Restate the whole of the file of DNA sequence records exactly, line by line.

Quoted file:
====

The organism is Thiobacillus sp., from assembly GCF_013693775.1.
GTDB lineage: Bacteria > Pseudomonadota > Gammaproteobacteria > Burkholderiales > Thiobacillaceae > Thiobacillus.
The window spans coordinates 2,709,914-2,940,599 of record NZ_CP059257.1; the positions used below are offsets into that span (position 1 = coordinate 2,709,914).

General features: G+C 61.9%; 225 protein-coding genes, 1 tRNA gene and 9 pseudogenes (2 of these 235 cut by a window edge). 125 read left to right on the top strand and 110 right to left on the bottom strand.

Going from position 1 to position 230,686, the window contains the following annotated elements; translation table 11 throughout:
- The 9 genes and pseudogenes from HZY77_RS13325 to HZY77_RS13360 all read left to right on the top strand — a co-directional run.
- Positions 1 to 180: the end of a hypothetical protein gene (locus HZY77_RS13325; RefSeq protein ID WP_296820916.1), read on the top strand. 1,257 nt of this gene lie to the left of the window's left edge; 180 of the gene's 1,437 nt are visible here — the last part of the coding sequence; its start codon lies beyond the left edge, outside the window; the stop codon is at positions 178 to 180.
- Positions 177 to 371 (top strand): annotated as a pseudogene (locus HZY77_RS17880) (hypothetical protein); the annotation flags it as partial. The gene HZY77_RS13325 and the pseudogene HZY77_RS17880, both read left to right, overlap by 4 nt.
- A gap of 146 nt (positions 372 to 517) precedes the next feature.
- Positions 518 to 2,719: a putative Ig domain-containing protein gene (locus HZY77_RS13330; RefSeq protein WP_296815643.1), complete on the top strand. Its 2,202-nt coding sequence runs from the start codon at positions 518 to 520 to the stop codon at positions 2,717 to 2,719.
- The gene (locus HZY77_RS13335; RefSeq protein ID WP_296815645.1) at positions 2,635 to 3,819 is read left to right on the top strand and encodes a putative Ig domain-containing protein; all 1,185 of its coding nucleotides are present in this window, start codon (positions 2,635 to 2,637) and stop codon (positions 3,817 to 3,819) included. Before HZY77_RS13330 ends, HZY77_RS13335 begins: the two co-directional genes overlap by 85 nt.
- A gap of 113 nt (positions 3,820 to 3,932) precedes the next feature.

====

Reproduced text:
The organism is Thiobacillus sp., from assembly GCF_013693775.1.
GTDB lineage: Bacteria > Pseudomonadota > Gammaproteobacteria > Burkholderiales > Thiobacillaceae > Thiobacillus.
The window spans coordinates 2,709,914-2,940,599 of record NZ_CP059257.1; the positions used below are offsets into that span (position 1 = coordinate 2,709,914).

General features: G+C 61.9%; 225 protein-coding genes, 1 tRNA gene and 9 pseudogenes (2 of these 235 cut by a window edge). 125 read left to right on the top strand and 110 right to left on the bottom strand.

Going from position 1 to position 230,686, the window contains the following annotated elements; translation table 11 throughout:
- The 9 genes and pseudogenes from HZY77_RS13325 to HZY77_RS13360 all read left to right on the top strand — a co-directional run.
- Positions 1 to 180: the end of a hypothetical protein gene (locus HZY77_RS13325; RefSeq protein ID WP_296820916.1), read on the top strand. 1,257 nt of this gene lie to the left of the window's left edge; 180 of the gene's 1,437 nt are visible here — the last part of the coding sequence; its start codon lies beyond the left edge, outside the window; the stop codon is at positions 178 to 180.
- Positions 177 to 371 (top strand): annotated as a pseudogene (locus HZY77_RS17880) (hypothetical protein); the annotation flags it as partial. The gene HZY77_RS13325 and the pseudogene HZY77_RS17880, both read left to right, overlap by 4 nt.
- A gap of 146 nt (positions 372 to 517) precedes the next feature.
- Positions 518 to 2,719: a putative Ig domain-containing protein gene (locus HZY77_RS13330; RefSeq protein WP_296815643.1), complete on the top strand. Its 2,202-nt coding sequence runs from the start codon at positions 518 to 520 to the stop codon at positions 2,717 to 2,719.
- The gene (locus HZY77_RS13335; RefSeq protein ID WP_296815645.1) at positions 2,635 to 3,819 is read left to right on the top strand and encodes a putative Ig domain-containing protein; all 1,185 of its coding nucleotides are present in this window, start codon (positions 2,635 to 2,637) and stop codon (positions 3,817 to 3,819) included. Before HZY77_RS13330 ends, HZY77_RS13335 begins: the two co-directional genes overlap by 85 nt.
- A gap of 113 nt (positions 3,820 to 3,932) precedes the next feature.